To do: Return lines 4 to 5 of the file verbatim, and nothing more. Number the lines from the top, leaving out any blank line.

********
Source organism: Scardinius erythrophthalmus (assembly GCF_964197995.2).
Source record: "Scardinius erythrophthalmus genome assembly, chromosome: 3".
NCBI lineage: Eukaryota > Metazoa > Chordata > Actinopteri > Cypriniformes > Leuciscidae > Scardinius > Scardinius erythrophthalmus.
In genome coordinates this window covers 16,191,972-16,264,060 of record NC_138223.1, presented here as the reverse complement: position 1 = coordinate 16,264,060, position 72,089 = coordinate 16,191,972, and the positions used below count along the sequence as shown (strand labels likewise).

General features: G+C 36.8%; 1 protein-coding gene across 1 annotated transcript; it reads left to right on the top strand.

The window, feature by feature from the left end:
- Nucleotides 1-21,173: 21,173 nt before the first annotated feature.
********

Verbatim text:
In genome coordinates this window covers 16,191,972-16,264,060 of record NC_138223.1, presented here as the reverse complement: position 1 = coordinate 16,264,060, position 72,089 = coordinate 16,191,972, and the positions used below count along the sequence as shown (strand labels likewise).

General features: G+C 36.8%; 1 protein-coding gene across 1 annotated transcript; it reads left to right on the top strand.